The rest of the week goes really smoothly with guest speakers arriving on time and everyone actively participating. Emanuel came in to talk about HIV/AIDS, which included inevitable giggles as a few condoms are passed around the room. Two guest speakers came from the Toronto People With AIDS Foundation and openly shared their very personal stories about living with HIV. I’ve had the privilege of attending lots of PWAF speaks and during this particular speak, I was personally blown away and really moved by the way one of the speakers made his presentation – through a theatrical story-telling approach that had us all listening so attentively you could definitely hear a pin drop!
One of the highlights of the week was a workshop on teaching literacy and English as a foreign language in a social justice framework. Elizabeth and Jeff brought their personal expertise from Korea, Nepal, Bangladesh and beyond and activated the group through a series of games and activities. Talk about energy in the room! Oh… and maybe just a bit too much noise as we engaged in role plays, musicals and a bit of stomping. So much so that our neighbour from downstairs came for a visit to lodge a noise complaint. That was definitely a first for any pre-departure training session I’ve been a part of!
The week continued with sessions on gender, youth development and an afternoon dedicated to planning and facilitating workshops. The volunteers participating in the CIDA-funded Tanzania and Ghana projects also spent a couple of days with Kelly from the Centre for Intercultural Learning. This two-day session focused on intercultural effectiveness, where everyone spent time with a guest speaker from the host country where they would be traveling, to ask any question that they could think of. The volunteers going to Ethiopia spent their last day with Jessica and I exploring the concepts of culture shock and cultural adaptation. We were also lucky to be joined by Lula from the Ethiopian Association of Ontario, learning a bit of Amharic and more about Ethiopian culture.
Another highlight of the week was the chaos of the end-of-pre-departure YCI packing party! Packages had been arriving from family and friends for overseas field staff in the weeks leading up to pre-departure. Past participants had been sending in gifts for people they met on project. Field staff had made different requests for items such as books and disposable cameras, as well as informational resources for programming. The piles in my office and spilling over to Jane’s office are pretty huge and all of it has to go! Random suitcases found on the street or collected from secondhand stores with slightly odd smells and colourful interiors litter the storeroom. The volunteers also arrived with lots of donated items for programming purposes. With some creative approaches to packing, we managed to get everything ready with almost everyone traveling with an extra bag full of “stuff” for the field. Cooperation at its best! Hopefully everything makes it in one piece and to the intended location and recipient.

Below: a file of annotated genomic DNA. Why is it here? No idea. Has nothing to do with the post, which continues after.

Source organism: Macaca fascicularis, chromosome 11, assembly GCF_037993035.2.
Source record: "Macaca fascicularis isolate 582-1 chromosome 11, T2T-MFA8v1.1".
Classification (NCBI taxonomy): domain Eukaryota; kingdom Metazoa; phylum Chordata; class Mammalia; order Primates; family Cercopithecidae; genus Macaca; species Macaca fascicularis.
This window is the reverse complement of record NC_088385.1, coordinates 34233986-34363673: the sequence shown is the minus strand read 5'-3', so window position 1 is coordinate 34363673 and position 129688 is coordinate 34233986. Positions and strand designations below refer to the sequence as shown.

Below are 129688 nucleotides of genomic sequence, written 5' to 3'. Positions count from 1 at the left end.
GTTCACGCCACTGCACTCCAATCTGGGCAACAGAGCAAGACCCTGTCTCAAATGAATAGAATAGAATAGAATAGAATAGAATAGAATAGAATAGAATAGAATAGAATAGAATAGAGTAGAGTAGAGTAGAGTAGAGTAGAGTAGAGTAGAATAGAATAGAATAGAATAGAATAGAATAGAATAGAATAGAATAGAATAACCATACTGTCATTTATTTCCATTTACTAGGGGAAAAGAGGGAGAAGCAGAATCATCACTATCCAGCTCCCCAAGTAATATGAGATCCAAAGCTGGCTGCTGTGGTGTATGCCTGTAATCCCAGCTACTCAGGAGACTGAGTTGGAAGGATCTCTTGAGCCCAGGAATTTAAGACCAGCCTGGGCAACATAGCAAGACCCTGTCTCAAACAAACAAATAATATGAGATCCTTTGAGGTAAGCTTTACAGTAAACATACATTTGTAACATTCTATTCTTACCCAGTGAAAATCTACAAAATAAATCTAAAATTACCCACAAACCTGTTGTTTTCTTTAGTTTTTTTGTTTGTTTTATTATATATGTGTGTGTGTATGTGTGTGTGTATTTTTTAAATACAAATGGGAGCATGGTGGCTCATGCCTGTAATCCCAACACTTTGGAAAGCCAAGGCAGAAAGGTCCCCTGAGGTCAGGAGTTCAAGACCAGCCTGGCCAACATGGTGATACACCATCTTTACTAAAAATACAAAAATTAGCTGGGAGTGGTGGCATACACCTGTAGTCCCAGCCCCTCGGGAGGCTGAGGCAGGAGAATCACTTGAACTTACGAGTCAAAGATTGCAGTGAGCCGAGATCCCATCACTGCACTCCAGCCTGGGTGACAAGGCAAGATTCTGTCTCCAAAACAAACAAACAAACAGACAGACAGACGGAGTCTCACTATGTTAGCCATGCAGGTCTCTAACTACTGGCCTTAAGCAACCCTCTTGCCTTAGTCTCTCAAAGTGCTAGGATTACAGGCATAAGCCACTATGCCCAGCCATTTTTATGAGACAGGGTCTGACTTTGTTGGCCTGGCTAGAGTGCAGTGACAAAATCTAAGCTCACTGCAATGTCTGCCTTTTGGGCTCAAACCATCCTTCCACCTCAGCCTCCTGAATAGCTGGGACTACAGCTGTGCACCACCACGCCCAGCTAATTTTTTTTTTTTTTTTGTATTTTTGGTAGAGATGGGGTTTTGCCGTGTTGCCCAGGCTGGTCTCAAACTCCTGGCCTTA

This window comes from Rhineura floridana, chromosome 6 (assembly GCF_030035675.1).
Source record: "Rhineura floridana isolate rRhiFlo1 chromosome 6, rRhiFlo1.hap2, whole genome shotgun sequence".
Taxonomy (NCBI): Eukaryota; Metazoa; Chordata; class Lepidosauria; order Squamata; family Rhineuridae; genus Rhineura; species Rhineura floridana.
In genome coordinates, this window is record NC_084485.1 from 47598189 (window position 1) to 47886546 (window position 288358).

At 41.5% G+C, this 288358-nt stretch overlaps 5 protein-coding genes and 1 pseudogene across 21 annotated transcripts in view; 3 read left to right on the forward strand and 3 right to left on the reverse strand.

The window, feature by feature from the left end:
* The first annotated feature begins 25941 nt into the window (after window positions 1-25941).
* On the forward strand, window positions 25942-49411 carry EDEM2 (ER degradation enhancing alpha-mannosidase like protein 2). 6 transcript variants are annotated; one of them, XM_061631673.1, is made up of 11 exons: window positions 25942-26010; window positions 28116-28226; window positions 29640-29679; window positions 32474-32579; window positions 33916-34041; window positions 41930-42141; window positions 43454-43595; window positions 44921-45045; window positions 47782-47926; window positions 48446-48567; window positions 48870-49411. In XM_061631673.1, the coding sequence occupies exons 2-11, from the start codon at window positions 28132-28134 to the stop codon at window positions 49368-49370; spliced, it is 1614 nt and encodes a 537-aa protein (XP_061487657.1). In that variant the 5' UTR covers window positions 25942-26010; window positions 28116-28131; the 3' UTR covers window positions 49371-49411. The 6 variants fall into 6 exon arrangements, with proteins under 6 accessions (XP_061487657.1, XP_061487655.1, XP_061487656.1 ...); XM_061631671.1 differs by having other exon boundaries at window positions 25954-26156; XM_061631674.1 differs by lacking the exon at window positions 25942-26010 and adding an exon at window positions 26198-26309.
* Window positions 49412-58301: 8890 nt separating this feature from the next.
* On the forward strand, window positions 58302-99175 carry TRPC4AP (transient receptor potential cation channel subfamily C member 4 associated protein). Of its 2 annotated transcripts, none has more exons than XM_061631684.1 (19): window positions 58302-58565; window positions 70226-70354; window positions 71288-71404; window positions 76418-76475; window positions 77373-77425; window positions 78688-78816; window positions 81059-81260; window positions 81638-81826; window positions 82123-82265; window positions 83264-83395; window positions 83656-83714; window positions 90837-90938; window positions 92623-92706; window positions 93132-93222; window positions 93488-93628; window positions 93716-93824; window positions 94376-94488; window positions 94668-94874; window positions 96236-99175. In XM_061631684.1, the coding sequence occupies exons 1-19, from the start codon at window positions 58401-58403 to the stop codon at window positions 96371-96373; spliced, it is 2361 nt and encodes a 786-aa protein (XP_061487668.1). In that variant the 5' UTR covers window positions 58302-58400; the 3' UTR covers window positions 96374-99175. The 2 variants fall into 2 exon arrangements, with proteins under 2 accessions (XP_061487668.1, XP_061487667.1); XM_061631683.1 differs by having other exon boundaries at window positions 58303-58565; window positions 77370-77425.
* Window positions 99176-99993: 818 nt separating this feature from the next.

All in all, it really was a successful week. We all got to know each other better and I’m so excited for everything the volunteers will experience while they’re overseas. I truly appreciate how much of themselves everyone gave to the week to stay engaged and learn despite their overwhelming sense of “come on already, let me on that plane!” And that’s where we usually say goodbye – at the airport. There we were in terminal three near the KLM check-in kiosks. Just picture it – 15 volunteers with two bags each (still re-packing stuff!) plus all their carry-on, and me handing out evaluation forms, making sure baggage tags are properly filled out, and seeing everyone check-in before that final hug.
It’s always hard to say goodbye to each group, especially because I’m not getting on the plane with them! But I am grateful and appreciative to hear all about their experiences, see their fantastic photos and how their contributions on project make change over time. Pre-departure training, while being probably one of the most stressful parts of my job as a Volunteer Program Manager at YCI, is also so rewarding. It’s the culmination of all of our hard work – volunteers and staff at YCI – getting to that point. It’s a pleasure to meet them in person and contribute to their learning before their overseas journey begins. I wish them all the best on project.
With the fall Africa country program pre-departure sessions over and the projects currently in action, it’s time to step up all the preparations for winter departures already!
-Amanda Stephens, Volunteer Programs Manager